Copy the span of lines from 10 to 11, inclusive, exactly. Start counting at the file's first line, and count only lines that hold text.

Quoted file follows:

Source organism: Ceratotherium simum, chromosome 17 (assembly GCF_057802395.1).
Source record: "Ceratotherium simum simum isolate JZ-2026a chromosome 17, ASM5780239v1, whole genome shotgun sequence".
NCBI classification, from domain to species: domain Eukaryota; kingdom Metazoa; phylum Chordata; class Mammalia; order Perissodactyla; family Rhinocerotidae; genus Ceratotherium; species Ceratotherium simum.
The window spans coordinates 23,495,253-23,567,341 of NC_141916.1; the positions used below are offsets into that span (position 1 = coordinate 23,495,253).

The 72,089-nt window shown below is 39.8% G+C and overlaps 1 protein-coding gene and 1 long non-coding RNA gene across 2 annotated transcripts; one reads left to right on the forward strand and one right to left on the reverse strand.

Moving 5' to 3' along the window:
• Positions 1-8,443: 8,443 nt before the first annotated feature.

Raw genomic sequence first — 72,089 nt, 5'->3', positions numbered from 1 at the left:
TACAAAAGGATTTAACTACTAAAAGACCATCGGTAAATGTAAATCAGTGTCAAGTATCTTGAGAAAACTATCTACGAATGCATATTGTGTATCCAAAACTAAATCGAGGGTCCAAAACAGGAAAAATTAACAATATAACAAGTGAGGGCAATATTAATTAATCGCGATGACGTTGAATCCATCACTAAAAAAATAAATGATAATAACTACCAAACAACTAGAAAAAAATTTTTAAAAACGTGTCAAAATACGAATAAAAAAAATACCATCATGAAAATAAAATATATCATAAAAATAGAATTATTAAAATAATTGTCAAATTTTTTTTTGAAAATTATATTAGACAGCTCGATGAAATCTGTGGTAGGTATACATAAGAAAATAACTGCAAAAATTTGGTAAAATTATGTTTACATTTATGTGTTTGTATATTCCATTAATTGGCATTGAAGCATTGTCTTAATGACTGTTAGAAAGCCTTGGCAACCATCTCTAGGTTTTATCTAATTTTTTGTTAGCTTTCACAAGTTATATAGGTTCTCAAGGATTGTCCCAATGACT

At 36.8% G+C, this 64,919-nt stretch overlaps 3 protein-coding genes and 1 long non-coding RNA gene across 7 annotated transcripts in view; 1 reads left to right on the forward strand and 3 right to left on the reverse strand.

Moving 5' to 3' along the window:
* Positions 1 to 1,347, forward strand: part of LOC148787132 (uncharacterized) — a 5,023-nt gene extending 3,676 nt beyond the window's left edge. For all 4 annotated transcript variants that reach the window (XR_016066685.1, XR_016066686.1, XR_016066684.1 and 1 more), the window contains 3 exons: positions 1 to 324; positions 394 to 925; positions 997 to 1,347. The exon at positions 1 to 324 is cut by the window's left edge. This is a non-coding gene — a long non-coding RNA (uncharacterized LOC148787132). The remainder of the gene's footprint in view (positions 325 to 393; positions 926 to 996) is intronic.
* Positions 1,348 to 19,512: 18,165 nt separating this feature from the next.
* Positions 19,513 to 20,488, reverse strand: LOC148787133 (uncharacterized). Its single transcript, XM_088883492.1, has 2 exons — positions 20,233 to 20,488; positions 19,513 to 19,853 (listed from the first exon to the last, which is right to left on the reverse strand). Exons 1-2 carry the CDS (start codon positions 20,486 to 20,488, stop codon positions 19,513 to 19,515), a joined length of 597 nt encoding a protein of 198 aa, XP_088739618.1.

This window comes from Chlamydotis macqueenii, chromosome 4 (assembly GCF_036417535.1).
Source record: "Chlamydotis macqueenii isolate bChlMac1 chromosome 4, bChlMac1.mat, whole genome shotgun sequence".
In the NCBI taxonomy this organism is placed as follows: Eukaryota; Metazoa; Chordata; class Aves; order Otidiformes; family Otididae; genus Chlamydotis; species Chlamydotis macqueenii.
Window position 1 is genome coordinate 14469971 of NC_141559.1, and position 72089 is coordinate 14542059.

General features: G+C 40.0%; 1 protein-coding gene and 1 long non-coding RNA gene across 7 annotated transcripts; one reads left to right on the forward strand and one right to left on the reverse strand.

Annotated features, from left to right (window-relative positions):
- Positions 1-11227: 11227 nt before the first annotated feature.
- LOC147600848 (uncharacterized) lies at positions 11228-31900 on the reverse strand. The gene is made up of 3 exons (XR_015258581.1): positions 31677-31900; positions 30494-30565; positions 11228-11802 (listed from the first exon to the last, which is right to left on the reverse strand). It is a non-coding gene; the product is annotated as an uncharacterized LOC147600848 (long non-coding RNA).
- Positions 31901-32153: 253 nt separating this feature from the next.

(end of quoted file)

At 36.8% G+C, this 64,919-nt stretch overlaps 3 protein-coding genes and 1 long non-coding RNA gene across 7 annotated transcripts in view; 1 reads left to right on the forward strand and 3 right to left on the reverse strand.

Moving 5' to 3' along the window: